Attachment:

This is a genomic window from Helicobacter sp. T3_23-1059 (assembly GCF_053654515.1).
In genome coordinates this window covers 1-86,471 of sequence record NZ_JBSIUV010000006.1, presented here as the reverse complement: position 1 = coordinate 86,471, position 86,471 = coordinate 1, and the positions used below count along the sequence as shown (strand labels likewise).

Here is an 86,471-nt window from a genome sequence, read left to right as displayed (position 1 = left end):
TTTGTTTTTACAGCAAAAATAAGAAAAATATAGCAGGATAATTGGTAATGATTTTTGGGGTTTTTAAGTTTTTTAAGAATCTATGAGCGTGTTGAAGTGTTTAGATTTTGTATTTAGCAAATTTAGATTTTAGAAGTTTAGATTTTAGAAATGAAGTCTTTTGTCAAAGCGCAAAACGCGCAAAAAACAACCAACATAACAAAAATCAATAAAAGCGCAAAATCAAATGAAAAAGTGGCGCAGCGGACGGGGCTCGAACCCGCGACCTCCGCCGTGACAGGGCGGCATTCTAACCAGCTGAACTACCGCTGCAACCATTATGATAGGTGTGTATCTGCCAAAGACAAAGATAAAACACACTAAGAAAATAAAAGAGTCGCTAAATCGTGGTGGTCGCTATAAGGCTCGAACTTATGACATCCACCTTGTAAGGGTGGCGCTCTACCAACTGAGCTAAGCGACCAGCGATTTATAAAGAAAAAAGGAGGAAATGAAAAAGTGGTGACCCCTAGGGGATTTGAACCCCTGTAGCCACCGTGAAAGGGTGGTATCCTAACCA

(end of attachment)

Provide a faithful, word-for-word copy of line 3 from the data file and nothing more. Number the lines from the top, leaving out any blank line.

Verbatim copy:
Here is an 86,471-nt window from a genome sequence, read left to right as displayed (position 1 = left end):